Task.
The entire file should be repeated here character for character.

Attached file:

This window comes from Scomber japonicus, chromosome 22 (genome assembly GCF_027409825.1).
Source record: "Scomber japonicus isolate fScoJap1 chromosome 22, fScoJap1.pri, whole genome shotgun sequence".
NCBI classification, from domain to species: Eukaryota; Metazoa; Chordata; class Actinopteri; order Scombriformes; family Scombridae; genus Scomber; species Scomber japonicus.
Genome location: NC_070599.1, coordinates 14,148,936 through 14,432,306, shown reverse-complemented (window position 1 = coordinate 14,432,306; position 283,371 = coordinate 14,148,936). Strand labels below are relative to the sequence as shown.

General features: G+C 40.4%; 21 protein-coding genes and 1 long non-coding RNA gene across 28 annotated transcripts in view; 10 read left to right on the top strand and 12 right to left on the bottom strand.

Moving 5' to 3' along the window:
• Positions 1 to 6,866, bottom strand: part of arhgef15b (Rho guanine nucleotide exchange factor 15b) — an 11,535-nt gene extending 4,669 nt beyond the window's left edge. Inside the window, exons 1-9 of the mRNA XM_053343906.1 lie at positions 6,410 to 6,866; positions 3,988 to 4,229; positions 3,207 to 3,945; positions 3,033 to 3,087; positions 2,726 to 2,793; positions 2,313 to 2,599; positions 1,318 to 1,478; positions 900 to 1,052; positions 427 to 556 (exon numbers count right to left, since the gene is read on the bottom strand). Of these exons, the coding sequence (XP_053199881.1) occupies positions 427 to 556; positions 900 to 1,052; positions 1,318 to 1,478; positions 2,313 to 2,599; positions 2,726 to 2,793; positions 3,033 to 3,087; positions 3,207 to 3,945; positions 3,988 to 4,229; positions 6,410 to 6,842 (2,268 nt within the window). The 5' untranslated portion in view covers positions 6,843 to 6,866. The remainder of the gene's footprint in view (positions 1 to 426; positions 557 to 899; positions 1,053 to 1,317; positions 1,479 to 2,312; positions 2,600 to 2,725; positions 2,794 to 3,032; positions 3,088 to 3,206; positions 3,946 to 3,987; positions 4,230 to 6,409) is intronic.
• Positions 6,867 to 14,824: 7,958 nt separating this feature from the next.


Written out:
This window comes from Scomber japonicus, chromosome 22 (genome assembly GCF_027409825.1).
Source record: "Scomber japonicus isolate fScoJap1 chromosome 22, fScoJap1.pri, whole genome shotgun sequence".
NCBI classification, from domain to species: Eukaryota; Metazoa; Chordata; class Actinopteri; order Scombriformes; family Scombridae; genus Scomber; species Scomber japonicus.
Genome location: NC_070599.1, coordinates 14,148,936 through 14,432,306, shown reverse-complemented (window position 1 = coordinate 14,432,306; position 283,371 = coordinate 14,148,936). Strand labels below are relative to the sequence as shown.

General features: G+C 40.4%; 21 protein-coding genes and 1 long non-coding RNA gene across 28 annotated transcripts in view; 10 read left to right on the top strand and 12 right to left on the bottom strand.

Moving 5' to 3' along the window:
• Positions 1 to 6,866, bottom strand: part of arhgef15b (Rho guanine nucleotide exchange factor 15b) — an 11,535-nt gene extending 4,669 nt beyond the window's left edge. Inside the window, exons 1-9 of the mRNA XM_053343906.1 lie at positions 6,410 to 6,866; positions 3,988 to 4,229; positions 3,207 to 3,945; positions 3,033 to 3,087; positions 2,726 to 2,793; positions 2,313 to 2,599; positions 1,318 to 1,478; positions 900 to 1,052; positions 427 to 556 (exon numbers count right to left, since the gene is read on the bottom strand). Of these exons, the coding sequence (XP_053199881.1) occupies positions 427 to 556; positions 900 to 1,052; positions 1,318 to 1,478; positions 2,313 to 2,599; positions 2,726 to 2,793; positions 3,033 to 3,087; positions 3,207 to 3,945; positions 3,988 to 4,229; positions 6,410 to 6,842 (2,268 nt within the window). The 5' untranslated portion in view covers positions 6,843 to 6,866. The remainder of the gene's footprint in view (positions 1 to 426; positions 557 to 899; positions 1,053 to 1,317; positions 1,479 to 2,312; positions 2,600 to 2,725; positions 2,794 to 3,032; positions 3,088 to 3,206; positions 3,946 to 3,987; positions 4,230 to 6,409) is intronic.
• Positions 6,867 to 14,824: 7,958 nt separating this feature from the next.